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Ukraine’s future is not in NATO

DURING World War II, the Allies started planning for the postwar era before victory was anywhere in sight. One year into Ukraine’s struggle against Russia, its time for Kyiv and the West to do likewise.

Ukraine certainly hasn’t won the war, and in view of Russia’s unfolding offensive, a settlement may be months or even years away. But whenever peace breaks out, Ukraine will still have to ensure its security against a Russian regime that barely acknowledges its right to exist. Fairly or not, Ukraine probably won’t be able to solve that problem by becoming a treaty ally of the US. It will, however, need Western support for years to come.

Even when wars end, the conditions that create them can persist. Russian President Vladimir Putin has made clear that he aims to steal as much Ukrainian territory as possible, because he does not believe the country is a real state that deserves real sovereignty. So even if he or some successor is forced to cut a peace deal or simply turn down the intensity of this conflict, Moscow could renew its aggression when the moment seems right.

Plan A for Ukraine might thus be membership in the North Atlantic Treaty Organization (NATO), an aspiration enshrined in the country’s constitution. It isn’t hard to see why. NATO membership brings the gold standard of security guarantees: a pledge from the world’s most powerful alliance, which includes the world’s only superpower, to treat an attack on one as an attack on all. There is no better invasion insurance in the modern world.

Alas, it’s unlikely to happen. As a rule, NATO does not admit countries with ongoing border disputes, let alone semi-frozen conflicts on their territory, because it doesn’t want to make the problems of new members its own. So unless the war ends with a total Russian withdrawal and capitulation on matters of Ukrainian territorial integrity, Kyiv may be left on the outside — a victim of the cruel irony that the very condition that makes NATO membership desirable also makes it impossible.

Any club that makes its own rules can change them, of course. But NATO operates on the principle of consensus, and it is doubtful that its 30 members will be willing to take on Russia if the war restarts. As President Joe Biden has said, he won’t “fight the third world war in Ukraine.”

Ukraine may well deserve NATO membership: It has shown incredible courage and capability in bloodying that alliance’s principal enemy. But in global politics, “deserve” doesn’t count for much.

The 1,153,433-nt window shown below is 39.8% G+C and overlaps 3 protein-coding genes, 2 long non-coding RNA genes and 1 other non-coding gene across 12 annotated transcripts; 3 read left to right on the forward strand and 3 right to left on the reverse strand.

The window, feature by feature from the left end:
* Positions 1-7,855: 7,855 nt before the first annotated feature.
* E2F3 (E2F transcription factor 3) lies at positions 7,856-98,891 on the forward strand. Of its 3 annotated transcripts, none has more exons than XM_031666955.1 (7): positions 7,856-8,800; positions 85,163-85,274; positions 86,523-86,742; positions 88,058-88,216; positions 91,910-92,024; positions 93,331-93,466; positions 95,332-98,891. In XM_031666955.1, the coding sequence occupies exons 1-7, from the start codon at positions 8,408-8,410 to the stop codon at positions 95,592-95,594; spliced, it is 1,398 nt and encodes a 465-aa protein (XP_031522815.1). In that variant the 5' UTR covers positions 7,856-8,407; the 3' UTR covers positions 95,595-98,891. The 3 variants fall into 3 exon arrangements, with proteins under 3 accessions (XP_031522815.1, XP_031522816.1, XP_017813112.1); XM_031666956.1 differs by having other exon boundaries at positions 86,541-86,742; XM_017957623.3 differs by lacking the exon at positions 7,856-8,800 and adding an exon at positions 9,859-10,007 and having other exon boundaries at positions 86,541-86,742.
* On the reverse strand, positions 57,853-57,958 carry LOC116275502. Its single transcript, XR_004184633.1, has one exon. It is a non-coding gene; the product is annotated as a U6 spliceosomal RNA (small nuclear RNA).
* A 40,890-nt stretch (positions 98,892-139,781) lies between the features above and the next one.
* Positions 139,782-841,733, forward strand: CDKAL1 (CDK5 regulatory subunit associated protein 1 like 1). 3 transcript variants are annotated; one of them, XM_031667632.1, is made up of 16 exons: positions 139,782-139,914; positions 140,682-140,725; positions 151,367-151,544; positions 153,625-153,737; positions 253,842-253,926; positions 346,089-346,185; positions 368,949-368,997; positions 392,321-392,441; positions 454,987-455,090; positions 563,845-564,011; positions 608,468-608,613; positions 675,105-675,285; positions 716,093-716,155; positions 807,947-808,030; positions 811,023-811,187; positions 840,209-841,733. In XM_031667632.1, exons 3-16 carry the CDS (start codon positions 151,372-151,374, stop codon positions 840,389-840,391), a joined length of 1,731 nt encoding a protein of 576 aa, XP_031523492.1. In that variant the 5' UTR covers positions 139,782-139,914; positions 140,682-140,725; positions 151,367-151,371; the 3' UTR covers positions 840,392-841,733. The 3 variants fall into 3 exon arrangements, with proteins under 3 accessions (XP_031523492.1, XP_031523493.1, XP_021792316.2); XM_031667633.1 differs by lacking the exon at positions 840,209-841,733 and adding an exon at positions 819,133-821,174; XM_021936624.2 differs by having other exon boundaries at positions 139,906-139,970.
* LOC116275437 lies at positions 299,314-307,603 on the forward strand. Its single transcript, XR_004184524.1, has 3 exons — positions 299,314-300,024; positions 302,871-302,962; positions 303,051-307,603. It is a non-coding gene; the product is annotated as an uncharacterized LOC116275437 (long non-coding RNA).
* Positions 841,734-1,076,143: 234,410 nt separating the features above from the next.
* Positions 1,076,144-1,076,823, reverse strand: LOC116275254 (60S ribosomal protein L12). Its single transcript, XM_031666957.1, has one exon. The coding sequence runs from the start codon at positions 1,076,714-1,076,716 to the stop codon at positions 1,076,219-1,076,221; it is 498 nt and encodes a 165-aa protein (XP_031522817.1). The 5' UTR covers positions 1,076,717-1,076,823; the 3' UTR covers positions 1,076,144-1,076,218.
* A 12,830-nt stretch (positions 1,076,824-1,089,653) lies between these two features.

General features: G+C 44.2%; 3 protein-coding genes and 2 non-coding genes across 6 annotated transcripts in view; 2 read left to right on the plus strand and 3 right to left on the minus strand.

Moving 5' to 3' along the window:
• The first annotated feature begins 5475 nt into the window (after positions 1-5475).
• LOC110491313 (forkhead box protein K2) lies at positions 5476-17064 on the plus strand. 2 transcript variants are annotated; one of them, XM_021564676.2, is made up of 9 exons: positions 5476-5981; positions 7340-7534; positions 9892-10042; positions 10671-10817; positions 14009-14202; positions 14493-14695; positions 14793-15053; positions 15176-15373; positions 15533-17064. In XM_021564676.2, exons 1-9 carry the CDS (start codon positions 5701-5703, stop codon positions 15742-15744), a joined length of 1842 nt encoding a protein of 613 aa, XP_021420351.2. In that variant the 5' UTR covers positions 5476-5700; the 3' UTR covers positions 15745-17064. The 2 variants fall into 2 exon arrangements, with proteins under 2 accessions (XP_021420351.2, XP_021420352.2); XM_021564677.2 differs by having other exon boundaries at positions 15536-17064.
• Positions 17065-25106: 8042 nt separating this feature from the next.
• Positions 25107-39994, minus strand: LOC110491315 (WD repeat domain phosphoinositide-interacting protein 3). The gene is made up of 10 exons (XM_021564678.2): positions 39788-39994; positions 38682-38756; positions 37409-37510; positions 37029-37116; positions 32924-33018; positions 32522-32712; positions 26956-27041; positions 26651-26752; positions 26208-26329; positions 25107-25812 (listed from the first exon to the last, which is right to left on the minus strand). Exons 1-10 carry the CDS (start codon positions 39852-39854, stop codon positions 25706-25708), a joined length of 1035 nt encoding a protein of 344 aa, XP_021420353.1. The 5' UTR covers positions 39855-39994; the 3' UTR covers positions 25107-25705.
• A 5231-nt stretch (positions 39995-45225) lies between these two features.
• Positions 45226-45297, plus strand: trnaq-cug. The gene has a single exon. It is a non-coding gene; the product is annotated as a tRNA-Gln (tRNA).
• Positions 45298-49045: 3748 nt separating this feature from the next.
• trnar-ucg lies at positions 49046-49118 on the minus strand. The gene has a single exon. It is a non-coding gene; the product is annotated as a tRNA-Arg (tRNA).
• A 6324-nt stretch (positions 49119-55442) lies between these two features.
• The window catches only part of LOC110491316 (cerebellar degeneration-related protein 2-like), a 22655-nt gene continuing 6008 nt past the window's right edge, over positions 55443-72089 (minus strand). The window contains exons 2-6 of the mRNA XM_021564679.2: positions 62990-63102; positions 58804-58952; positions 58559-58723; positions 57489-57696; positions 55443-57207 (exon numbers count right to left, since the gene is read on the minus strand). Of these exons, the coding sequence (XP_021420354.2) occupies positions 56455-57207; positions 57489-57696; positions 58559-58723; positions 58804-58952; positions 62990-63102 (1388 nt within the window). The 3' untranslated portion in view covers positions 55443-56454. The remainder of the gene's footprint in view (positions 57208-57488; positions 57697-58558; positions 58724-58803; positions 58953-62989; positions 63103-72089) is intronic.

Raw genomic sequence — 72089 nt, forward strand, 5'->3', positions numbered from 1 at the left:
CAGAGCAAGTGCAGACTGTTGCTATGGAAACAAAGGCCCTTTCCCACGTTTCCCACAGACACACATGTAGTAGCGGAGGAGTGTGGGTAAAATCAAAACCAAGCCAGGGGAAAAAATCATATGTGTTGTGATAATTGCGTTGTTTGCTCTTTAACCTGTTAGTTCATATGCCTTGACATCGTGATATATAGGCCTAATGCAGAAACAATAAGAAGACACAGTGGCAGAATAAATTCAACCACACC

Plan B, then, is a Ukraine that is affiliated with but not formally allied to the West — and that has a very powerful military to protect its own independence.

Ukraine is likely to emerge from this conflict as one of the foremost military powers in Europe. No country on the continent will take defense more seriously; Ukraine will also have huge reserves of trained manpower. Its military, now transitioning from Soviet-standard to NATO-standard equipment, will possess a higher quality of weapons than it did when the conflict began, including sophisticated capabilities such as the High Mobility Artillery Rocket System and Abrams tanks.

This relates to a second component of Ukraine’s security: a close and ongoing partnership in which Western countries advise and help train the Ukrainian military, while also continuing providing Kyiv with weapons and supplies it needs for self-defense.

This model is already emerging. The Abrams tanks that Biden pledged to give Ukraine are complex pieces of equipment that pose significant logistical and sustainment challenges. They are not the sort of capability Washington delivers unless it plans on staying deeply engaged with the recipient.

Individual NATO countries might go even further. The Eastern-front nations — Poland and the Baltic states, especially — share Ukraine’s existential fear of Russia and are beefing up their own militaries. There could be a “new Warsaw Pact” — a military bloc of Eastern European states, perhaps approximating a formal alliance, this time dedicated to protecting freedom rather than stifling it.

This strategy brings challenges. The history of, say, Poland-Ukraine relations isn’t entirely happy, so one question is whether current challenges can allow Eastern Europe to transcend past divisions. Plan B is a second-best solution for Ukraine, since — as the current war demonstrates — the difference between “NATO ally” and “close security partner” can be existential. Nor should the US underestimate the costs.

Ukraine is building a formidable military. But it will face huge difficulties sustaining it, given that the war has wrecked the country’s economy. There simply aren’t enough frozen Russian assets to pay for reconstruction, even if Washington and other countries were to take that approach.

So Ukraine will likely remain an economic ward of the West, with Washington and its allies funding the country’s defense for the foreseeable future. Even if Kyiv isn’t headed for NATO, the end of the war may be only the beginning of a long Western commitment to Ukraine.


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